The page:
San Francisco’s transit agency is facing an existential budget crisis, with ridership at little over half of pre-pandemic levels and voters rejecting fresh investment in the system even as century-old facilities crumble. It also owns a whole lot of land in San Francisco, where a housing crunch has made real estate as valuable as it gets.
The opportunity seems obvious: Let the San Francisco Municipal Transportation Agency make money by building much-needed housing on its property.
But this is San Francisco.
And the San Francisco Municipal Transportation Agency's Potrero Bus Yard project—now four years in the works—is the perfect example of how such a seemingly straightforward solution can so easily go awry in this city.
Due to previously agreed-upon affordability requirements, the Potrero Yard project, which would include 575 housing units atop the bus facility, isn’t expected to net the agency any money. But SFMTA Director Jeffrey Tumlin has his eye on a bigger ambition: Creating a playbook for the cash-strapped agency to develop the land it owns into housing, creating a sustainable source of revenue. And a range of its portfolio—from its bus yards to its parking garages—could be on the table. The agency owns nearly 150 acres of land in the city, after all.
“Parking demand is in rapid decline,” Tumlin said. “Can we sawcut the Mission garage in two and put a commercial tower on part of that land? Those are all questions we’ll want to be exploring with policymakers, the planning department and others.”
But if the $600 million Potrero project is any indication, San Francisco’s housing politics could get in the way of those ambitions. A decision on who to choose as the developer has stalled for many months as politicians debate: How much of the housing should be affordable?
The transit agency has already committed to ensuring at least 50% of the housing is affordable and plans to let the developer decide the rest. However, members of the neighborhood working group on the project and Supervisor Shamann Walton, who represents the district, want it to be 100% affordable—a demand that could wind up killing the housing altogether by scaring off developers. But if the developer opts for anything less than 100% affordable, it may ignite a political debate that could end up derailing approval at the Board of Supervisors.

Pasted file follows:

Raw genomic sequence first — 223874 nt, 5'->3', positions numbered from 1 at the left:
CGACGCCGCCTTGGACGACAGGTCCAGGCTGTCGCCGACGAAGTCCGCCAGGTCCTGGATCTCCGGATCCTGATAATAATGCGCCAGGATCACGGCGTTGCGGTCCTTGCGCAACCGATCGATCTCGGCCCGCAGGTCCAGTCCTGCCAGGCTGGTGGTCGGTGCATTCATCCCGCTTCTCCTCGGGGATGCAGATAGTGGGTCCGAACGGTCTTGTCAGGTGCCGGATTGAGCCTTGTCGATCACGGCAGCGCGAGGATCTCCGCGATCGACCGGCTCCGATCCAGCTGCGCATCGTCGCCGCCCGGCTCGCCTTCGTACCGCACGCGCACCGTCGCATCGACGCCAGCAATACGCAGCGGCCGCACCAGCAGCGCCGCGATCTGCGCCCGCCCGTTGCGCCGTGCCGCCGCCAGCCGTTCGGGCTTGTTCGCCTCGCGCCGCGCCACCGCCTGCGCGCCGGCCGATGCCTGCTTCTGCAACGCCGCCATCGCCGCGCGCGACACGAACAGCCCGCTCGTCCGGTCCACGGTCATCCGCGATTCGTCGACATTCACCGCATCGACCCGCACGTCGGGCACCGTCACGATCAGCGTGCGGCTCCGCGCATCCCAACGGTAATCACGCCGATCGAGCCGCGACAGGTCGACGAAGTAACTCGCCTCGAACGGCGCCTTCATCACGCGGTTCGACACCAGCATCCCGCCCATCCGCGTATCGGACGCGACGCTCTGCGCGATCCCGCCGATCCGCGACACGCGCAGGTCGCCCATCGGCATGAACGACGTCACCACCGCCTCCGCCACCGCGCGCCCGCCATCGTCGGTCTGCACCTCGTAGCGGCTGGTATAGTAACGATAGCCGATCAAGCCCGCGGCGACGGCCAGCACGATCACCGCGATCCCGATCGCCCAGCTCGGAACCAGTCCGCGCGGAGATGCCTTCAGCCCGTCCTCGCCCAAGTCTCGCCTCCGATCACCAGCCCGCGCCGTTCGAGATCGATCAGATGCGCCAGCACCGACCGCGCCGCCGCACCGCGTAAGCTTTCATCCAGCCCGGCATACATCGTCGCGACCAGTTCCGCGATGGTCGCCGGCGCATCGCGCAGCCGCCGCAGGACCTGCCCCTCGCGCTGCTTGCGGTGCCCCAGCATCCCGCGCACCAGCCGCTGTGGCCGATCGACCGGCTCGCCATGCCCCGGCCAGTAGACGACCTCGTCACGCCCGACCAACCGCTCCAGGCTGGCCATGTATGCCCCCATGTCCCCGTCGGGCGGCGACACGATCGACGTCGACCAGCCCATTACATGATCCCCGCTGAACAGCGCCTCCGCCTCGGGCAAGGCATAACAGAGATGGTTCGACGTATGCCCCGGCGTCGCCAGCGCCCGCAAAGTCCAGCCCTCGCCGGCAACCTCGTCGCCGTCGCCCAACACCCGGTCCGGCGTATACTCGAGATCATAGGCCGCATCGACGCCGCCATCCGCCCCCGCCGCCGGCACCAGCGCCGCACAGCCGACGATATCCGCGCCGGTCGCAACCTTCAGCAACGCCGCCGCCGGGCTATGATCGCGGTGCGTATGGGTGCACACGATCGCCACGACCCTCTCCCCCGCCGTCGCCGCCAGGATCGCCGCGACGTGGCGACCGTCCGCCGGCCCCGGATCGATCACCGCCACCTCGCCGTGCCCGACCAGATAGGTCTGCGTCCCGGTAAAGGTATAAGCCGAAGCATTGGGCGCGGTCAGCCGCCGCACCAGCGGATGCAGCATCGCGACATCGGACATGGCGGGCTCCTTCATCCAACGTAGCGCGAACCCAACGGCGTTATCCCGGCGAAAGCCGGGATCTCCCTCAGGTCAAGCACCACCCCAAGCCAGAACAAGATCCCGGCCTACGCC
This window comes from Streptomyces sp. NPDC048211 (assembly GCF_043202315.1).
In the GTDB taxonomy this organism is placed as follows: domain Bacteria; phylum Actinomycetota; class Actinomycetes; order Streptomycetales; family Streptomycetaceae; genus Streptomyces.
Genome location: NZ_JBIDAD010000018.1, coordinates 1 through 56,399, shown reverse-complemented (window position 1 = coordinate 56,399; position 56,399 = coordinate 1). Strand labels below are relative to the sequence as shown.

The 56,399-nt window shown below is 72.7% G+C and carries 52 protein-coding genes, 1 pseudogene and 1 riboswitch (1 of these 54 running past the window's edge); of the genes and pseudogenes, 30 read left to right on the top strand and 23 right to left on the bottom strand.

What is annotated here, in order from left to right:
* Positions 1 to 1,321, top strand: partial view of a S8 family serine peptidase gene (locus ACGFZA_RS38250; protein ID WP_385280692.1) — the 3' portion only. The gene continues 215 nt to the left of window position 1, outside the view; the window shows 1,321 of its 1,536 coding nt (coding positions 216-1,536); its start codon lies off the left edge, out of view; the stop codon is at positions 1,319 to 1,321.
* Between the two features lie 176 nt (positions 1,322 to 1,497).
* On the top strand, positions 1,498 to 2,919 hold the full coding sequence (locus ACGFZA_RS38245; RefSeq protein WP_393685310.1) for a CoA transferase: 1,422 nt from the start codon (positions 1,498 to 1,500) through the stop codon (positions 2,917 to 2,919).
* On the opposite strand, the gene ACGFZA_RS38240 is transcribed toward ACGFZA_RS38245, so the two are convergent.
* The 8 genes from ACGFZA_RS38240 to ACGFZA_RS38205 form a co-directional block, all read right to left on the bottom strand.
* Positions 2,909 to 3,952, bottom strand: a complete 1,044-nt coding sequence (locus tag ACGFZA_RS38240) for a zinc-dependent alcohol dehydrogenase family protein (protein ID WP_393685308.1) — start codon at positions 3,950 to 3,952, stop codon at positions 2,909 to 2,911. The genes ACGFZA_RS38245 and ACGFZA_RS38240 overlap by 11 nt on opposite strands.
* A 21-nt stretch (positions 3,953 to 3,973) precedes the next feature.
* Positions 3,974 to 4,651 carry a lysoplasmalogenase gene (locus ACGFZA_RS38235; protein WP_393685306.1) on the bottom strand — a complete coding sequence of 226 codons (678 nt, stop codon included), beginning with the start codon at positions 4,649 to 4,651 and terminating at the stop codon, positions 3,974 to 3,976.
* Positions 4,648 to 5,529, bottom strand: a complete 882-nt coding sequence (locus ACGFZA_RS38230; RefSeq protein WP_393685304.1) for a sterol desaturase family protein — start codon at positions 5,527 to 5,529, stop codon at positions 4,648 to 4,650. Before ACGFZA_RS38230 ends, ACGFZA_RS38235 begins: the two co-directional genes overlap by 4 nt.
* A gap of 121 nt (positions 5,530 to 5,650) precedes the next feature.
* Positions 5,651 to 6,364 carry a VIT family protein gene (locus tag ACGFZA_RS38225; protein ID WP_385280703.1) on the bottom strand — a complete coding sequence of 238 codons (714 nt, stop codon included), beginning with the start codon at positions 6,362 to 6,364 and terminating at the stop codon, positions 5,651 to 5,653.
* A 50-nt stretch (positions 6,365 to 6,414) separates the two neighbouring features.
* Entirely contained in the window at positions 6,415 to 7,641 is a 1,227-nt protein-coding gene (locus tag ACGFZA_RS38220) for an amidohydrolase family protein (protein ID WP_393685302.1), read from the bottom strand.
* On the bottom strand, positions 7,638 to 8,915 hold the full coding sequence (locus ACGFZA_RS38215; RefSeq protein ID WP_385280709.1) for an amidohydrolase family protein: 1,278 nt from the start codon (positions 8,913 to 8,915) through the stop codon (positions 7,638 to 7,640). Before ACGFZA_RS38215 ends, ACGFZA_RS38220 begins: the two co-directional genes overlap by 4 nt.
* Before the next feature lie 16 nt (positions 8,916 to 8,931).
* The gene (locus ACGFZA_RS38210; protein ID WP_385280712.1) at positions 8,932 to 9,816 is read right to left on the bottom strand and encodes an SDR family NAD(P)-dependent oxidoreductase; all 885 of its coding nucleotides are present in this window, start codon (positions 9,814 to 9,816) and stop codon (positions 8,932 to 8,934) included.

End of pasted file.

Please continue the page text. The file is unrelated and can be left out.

Emblematic of the city’s housing debates, the Potrero development could lay the groundwork for the struggling transit agency’s future, for better or for worse.
“The reason why Muni is slow and unreliable and decrepit is because we've been papering over our structural deficit by deferring maintenance for decades,” Tumlin said. “I am trying to fix that problem, and that is politically very unpopular.”
A Familiar SF Game: Will It Pencil Out?
Prospective developers of Potrero Yard are wary of the affordability issue, with some already rejecting participation in what they see as a political and financial disaster in the making.
It’s not the first time the city’s transit agency has tried to build housing. In 2019, an effort to turn the Moscone Garage into a hotel and housing development sputtered out. The agency rejected four proposals because they failed to meet the necessary revenue streams to replace the garage. The garage was netting SFMTA $2 million annually, according to a San Francisco Business Times report. The Potrero project, too, could suffer from similar feasibility issues. SFMTA Board Chair Gwyneth Borden told The Standard the project is likely to be delayed now that voters rejected a $400 million transportation infrastructure maintenance bond that would have plugged a gap in cash flow the agency needs for the Potrero Yard project.
After receiving proposals from three project teams at the end of last year, the agency approved an early version of a predevelopment agreement in early March, but didn’t choose a lead developer. According to the agency, it reviewed the proposals and is now going back to the potential developers with revisions, which it aims to have done by the end of the year.
The developer on this project will be responsible for financing for the new bus facility, the housing, and some general infrastructure updates up front. Once the bus yard is complete, the agency plans to pay $180 million up front and then $30 to $35 million per year over 30 years for maintenance, acting CFO Jonathan Rewers said at a recent SFMTA meeting. The mayor has also committed $35 million to the project. Covering the rest of the cost of the housing component will be up to the developer—which may be no small feat in the current economic climate.
Sam Moss, executive director at Mission Housing Development Corporation, said his group was taken out of consideration for the project, and that it was a bit of a relief.
“I wish whoever wins the best of luck, and Mission Housing will support them however we can,” Moss said. “But I don't know how they're making it work. It certainly didn't work when we ran the numbers.”
Emerald Fund, too, was disqualified for the project because its submission was judged noncompliant with certain business terms, according to the company’s president, Mark Babsin. He declined to give details.
How Do You Solve a Problem Like Having No Money?